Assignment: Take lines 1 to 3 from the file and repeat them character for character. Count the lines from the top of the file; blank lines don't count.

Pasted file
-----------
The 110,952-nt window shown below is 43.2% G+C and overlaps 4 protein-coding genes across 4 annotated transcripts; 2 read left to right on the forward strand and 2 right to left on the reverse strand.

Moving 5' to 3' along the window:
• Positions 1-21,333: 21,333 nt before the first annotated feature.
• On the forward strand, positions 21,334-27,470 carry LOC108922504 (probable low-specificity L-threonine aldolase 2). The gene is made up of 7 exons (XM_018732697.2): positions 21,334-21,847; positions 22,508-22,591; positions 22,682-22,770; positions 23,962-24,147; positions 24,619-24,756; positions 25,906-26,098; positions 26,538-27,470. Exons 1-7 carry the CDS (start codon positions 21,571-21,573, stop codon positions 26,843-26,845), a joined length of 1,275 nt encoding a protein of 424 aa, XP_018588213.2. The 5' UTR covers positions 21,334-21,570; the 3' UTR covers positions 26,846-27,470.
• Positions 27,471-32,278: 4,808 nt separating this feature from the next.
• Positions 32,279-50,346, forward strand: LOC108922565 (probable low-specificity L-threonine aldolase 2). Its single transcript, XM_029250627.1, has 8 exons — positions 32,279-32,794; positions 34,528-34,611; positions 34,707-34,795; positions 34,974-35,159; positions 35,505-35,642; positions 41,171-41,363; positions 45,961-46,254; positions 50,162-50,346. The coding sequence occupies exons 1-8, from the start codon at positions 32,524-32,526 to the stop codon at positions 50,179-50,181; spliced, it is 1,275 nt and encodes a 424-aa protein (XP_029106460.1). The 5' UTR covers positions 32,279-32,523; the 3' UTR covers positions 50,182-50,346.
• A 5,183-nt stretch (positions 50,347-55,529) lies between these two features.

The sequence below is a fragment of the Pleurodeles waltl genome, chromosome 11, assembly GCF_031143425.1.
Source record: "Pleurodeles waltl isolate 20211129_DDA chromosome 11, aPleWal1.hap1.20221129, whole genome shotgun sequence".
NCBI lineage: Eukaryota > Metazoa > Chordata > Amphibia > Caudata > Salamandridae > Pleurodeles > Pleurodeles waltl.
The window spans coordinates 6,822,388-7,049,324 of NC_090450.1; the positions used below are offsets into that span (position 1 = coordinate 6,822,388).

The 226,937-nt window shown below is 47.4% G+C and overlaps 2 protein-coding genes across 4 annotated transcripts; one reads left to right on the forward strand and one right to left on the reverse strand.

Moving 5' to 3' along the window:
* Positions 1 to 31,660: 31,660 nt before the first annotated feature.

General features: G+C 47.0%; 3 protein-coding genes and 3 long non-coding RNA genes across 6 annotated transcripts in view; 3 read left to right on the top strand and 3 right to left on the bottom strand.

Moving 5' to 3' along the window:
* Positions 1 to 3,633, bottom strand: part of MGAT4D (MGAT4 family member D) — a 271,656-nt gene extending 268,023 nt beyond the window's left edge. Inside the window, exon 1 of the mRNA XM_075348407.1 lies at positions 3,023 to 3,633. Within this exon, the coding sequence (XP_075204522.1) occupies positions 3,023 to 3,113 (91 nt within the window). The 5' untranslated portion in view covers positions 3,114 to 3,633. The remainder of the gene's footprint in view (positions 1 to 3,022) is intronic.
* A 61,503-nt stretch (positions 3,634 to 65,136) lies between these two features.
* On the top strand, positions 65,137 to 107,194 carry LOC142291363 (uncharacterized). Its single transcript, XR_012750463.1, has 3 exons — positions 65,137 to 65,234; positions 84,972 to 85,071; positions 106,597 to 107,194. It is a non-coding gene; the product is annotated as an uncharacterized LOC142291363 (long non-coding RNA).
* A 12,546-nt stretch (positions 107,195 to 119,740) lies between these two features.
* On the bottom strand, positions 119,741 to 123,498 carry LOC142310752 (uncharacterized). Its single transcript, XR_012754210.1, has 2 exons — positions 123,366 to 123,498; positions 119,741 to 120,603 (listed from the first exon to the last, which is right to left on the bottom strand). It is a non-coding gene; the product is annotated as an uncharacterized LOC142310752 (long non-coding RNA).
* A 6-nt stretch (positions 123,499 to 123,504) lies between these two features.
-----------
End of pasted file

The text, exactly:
The 110,952-nt window shown below is 43.2% G+C and overlaps 4 protein-coding genes across 4 annotated transcripts; 2 read left to right on the forward strand and 2 right to left on the reverse strand.

Moving 5' to 3' along the window:
• Positions 1-21,333: 21,333 nt before the first annotated feature.